A remarkable school year concludes
It’s that time of year again, when the hallowed halls of academia open and release hordes of black-robed graduates like bats out of hell. Congrats are in order for all concerned. It’s been a remarkable year, and to those who made it to the finish line—students, educators, guardians and society-at-large—you did it!
If the pandemic has taught us anything it’s that nothing is as it was except our resilience, which has remained steadfast in the face of extraordinary challenges. Like remembering to mute ourselves on Zoom before complaining about it. That said, muted or otherwise, such sentiments are echoed by many this year.
“Emotionally, students must feel like they missed out on many ‘lasts,’” says Grant Aldrich, the CEO of Online Degree, an educational platform with tuition-free classes. “The last walk through campus, the final celebration with friends. Though some graduations are in-person, a vast majority are still virtual.”
Even if the ceremonies aren’t virtual, they’re not recognizable as the ceremonies of yore, either. This year, for example, Sonoma State University will host a “Drive-Thru” ceremony.
“Yes, we are excited to celebrate our 2021 graduates with hybrid drive-thru and virtual commencement celebrations,” states the university’s website. “As a graduate, you will have the opportunity to attend in person, in a vehicle, accompanied by your family and friends. You will be able to exit your car, walk across the stage, receive your diploma cover, and take a photo on stage wearing your regalia.”
For those who can’t make the caravan, there will be a livestream at Sonoma.edu. Those who can, however, are reminded that “party busses” are not allowed.
Not everyone is in a celebratory mood, however. Genesis Gutierrez, a member of the Class of 2021 who is graduating from University of California, Los Angeles, is decidedly more reflective.
“I feel like the number one thing I’m experiencing right now, more than ever, is sadness because of how fast I was pushed into reality without getting a chance to even think about it,” says Gutierrez, who is also the founder of the wellness blog and e-commerce company Seven Souls. “When Covid happened, I had to figure out where I wanted to work, moving out of my college apartment not knowing if I was coming back, and didn’t look back. I feel like my life started, and I had to learn to grow up without a warning, and so graduating feels numb. It doesn’t even feel like this whole school year happened.”
Inasmuch as many students can justifiably rue the past year, it’s their futures that garner the most concern.
“Without a doubt, new graduates are feeling uncertainty about the future. Finding a full-time job in the field they studied in is difficult, and many are seeking alternative avenues,” Aldrich says. “According to a study by Monster and Wakefield, 77% of graduates plan to take on freelance or gig work, and 73% took a job out of desperation.”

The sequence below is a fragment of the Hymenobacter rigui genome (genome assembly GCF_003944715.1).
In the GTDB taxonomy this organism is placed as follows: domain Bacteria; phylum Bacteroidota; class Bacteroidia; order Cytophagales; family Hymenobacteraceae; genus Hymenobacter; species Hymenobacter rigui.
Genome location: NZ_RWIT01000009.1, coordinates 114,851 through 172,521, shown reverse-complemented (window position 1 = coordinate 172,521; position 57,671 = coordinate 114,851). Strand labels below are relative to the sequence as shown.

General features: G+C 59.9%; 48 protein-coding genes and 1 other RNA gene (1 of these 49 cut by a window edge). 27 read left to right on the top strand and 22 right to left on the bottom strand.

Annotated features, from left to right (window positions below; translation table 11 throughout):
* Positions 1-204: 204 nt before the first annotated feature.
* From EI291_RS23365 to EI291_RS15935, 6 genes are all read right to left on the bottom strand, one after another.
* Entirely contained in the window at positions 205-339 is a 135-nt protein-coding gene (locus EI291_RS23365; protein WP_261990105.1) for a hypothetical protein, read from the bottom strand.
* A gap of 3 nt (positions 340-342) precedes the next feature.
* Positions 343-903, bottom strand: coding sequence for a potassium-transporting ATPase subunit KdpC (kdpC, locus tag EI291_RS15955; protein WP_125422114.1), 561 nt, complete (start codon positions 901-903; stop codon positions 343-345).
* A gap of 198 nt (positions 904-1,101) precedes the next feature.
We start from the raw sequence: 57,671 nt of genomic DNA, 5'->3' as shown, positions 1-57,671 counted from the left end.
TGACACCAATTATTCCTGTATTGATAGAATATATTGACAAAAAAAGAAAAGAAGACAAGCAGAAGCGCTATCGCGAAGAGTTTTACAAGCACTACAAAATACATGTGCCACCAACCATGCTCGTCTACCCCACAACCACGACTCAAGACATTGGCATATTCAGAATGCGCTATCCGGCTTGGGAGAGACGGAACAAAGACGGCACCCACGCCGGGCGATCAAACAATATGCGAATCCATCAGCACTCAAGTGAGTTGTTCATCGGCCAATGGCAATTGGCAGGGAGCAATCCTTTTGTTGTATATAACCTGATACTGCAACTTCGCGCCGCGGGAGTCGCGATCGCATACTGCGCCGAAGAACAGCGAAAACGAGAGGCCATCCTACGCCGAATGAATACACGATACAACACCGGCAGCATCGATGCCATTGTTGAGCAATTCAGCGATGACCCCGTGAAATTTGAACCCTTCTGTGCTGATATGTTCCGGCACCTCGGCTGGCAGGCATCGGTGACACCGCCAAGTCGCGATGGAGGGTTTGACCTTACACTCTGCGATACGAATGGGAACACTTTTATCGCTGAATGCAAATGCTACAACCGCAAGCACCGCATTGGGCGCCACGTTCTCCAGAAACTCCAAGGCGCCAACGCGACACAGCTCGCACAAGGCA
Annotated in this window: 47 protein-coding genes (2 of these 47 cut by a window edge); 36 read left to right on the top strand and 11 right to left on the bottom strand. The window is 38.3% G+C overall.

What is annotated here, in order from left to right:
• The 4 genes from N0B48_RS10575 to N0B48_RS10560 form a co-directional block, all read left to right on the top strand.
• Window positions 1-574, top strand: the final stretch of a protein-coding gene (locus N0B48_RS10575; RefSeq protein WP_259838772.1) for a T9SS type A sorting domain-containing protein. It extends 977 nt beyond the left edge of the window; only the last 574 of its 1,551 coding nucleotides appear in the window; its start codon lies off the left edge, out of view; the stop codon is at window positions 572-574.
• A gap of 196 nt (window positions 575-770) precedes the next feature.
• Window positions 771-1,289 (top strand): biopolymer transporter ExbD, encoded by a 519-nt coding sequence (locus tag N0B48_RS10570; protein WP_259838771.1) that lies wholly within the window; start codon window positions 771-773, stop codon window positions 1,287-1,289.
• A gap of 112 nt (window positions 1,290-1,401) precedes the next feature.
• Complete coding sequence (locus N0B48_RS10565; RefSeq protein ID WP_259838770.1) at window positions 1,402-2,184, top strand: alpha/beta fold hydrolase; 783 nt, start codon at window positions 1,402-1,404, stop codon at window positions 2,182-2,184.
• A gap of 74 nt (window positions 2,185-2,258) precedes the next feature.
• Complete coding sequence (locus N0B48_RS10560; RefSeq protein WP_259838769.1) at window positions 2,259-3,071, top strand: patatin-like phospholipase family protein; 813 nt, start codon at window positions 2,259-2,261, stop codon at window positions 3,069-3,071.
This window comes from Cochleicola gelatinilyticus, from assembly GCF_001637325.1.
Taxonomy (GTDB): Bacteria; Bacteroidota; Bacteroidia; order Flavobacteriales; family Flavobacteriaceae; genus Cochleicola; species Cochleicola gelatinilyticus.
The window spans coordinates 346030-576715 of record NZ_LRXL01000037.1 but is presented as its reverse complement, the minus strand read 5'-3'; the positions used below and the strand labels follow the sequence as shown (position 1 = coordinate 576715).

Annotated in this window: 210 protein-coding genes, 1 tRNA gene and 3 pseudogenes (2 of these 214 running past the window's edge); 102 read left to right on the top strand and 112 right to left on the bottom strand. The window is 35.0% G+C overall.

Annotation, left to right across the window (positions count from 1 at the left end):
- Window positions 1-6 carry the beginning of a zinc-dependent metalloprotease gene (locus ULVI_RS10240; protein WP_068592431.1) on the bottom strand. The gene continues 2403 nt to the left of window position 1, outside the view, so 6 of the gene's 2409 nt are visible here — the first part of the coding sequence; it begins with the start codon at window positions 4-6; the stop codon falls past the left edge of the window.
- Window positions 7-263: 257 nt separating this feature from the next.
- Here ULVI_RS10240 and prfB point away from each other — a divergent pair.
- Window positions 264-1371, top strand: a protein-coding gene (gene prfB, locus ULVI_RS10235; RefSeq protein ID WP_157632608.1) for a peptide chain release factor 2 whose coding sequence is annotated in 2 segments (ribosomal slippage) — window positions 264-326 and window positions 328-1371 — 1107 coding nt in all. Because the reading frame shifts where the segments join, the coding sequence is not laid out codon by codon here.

Besides their career prospects, there is also the question of our new graduates’ general well-being, particularly their mental health as they enter a world full of unknowns.
“New graduates may be experiencing intense anxiety as they navigate going out into a world that feels unsafe,” says Julia Gold, a psychotherapist and founder of Hopeful Bluebird Consulting, LLC. “New graduates have to deal with job searching in an unstable economy while keeping their families safe. New graduates have to deal with layers of trauma from a global pandemic, an insecure job economy and navigate changing social rules.”
It’s not all doom and gloom though, reminds Aldrich, who points to companies’ willingness to hire graduates with transferable skills—even if they didn’t study in the exact field of the job—as a silver lining.
“For example, let’s say a student studied international relations, but is looking for jobs in social media marketing. Even without a marketing degree, they may be able to find a job if they have samples or a portfolio,” Aldrich says.
Joe Wilson, senior career advisor at MintResume, a resume and career website, agrees.
“On the plus side, these graduates have learnt to be adaptable,” he says. “They have learnt to thrive in a world that is constantly changing, and these are the people who can take this attitude and skill forward. They have experienced harder times, adapted to different ways of living and learning, and they will be more equipped to adapt to change as it continues.”
Wilson’s observation underscores the experience of Madeleine Knight, a graduating senior at Rohnert Park’s Credo High School.
“I think that we, as a whole, have gained knowledge on what needs to be fixed in the world, and we have gained different insights on how to better our world,” says Knight, a talented and accomplished artist. “I think that we were just one of the unlucky generations that needed to go through this. In this past month it has been getting a lot better as we get closer to the graduation ceremony date, but because we are graduating now—and through all of this happening—there is a bit of an unsatisfactory feeling to it. There are some people that I know I will probably never see again, and that’s what scares me the most.”